The fictitious Charlie, just like the one in real life, leaps at an offer made by a film producer (Jonathan Demme in real life, Tilda Swinton in the movie) to adapt a (real) non-fiction book, The Orchid Thief, by an equally real New Yorker journalist Susan Orlean (played by Meryl Streep).

As in real life, Charlie agonizes for months over how to adapt the book. The leading character is Florida orchid poacher John Laroche (another real person, here played by Chris Cooper), and the book attempts to understand the nature of his passion for orchids.

Both the real and fictitious Charlie do their research and come to the conclusion that the appeal of orchids has something to do with their inspiring ability to adapt in order to attract insects that will enable them to propagate.

Charlie also spots a hint of sexual attraction in Susan Orlean’s attitude to her hygienically and dentally challenged but charismatic anti-hero. She admires Laroche’s passion for orchids and his adaptabilty. And she wishes she had more of those qualities herself.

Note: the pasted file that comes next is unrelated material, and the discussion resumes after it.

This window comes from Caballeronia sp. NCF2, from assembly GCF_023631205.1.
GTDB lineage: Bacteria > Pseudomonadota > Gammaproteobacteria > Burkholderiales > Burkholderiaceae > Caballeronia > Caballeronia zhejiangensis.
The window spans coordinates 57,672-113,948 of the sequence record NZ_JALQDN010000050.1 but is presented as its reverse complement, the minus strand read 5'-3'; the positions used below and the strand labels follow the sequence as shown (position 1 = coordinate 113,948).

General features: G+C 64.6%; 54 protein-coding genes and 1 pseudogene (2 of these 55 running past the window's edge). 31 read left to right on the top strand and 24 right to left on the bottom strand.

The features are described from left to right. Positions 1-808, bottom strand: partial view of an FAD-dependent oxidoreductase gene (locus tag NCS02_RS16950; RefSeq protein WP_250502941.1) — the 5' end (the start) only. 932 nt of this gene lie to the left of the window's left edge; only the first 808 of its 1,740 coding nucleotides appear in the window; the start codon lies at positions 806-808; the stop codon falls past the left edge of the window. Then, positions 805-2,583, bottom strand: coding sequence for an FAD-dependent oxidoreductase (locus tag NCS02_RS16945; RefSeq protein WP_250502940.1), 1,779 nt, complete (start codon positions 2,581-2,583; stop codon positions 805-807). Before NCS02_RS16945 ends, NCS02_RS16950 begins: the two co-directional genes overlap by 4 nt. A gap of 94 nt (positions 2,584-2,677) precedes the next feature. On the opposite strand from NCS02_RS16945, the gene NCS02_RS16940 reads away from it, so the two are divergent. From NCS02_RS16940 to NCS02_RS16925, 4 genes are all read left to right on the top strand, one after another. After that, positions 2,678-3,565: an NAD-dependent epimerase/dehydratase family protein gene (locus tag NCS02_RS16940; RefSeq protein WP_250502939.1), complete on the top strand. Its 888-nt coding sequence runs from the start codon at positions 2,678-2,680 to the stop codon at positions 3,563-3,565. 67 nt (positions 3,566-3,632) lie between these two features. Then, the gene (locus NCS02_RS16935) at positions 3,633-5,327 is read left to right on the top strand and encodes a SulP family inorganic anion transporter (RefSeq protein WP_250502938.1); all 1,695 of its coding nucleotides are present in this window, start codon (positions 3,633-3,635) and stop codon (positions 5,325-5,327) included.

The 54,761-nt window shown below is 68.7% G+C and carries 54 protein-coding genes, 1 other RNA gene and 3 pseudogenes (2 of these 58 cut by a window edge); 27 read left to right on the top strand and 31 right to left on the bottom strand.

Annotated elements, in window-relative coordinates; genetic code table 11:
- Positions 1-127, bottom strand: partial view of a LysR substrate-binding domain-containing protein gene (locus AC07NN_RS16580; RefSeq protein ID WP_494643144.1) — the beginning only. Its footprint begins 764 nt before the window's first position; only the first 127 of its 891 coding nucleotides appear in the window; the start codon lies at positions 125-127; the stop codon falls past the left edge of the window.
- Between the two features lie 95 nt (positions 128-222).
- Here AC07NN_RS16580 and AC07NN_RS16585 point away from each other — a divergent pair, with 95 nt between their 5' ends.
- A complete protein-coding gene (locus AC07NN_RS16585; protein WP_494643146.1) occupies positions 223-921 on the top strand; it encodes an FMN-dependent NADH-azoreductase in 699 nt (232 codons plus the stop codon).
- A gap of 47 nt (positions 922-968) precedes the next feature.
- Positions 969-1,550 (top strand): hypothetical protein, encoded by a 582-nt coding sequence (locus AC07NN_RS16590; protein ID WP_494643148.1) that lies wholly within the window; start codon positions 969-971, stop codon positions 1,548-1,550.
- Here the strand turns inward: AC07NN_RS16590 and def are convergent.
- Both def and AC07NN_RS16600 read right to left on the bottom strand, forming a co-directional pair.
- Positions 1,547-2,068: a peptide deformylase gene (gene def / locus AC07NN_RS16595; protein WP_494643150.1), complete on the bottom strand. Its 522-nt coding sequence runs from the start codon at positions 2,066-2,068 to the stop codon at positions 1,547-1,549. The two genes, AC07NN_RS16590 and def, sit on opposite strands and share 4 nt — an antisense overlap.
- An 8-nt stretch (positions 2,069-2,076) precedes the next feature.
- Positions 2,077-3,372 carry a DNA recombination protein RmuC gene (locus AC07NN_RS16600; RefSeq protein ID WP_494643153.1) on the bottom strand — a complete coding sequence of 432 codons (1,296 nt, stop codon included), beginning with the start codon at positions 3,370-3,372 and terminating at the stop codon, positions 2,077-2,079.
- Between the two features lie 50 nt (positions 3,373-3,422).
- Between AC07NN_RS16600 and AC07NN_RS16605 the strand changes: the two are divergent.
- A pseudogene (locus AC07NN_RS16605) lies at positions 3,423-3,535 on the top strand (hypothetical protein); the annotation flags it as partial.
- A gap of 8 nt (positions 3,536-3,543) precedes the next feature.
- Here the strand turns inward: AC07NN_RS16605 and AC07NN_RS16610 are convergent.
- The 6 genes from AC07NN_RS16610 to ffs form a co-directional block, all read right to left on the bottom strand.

But these ideas are hardly dramatic or gripping enough to sustain an entire screenplay, and the fictitious Charlie (like the real one) tries to back out of the project after six months, on the grounds that there’s no character development, no action and no drama.

Early on, he has told Swinton’s movie executive that he’s attracted to the project because it doesn’t involve sex, guns, conflict, chases or people overcoming terrible obstacles – in other words, all the mainstays of Hollywood movies. Midway through the movie, Charlie realises that because his screenplay lacks all these things, it is unfilmable.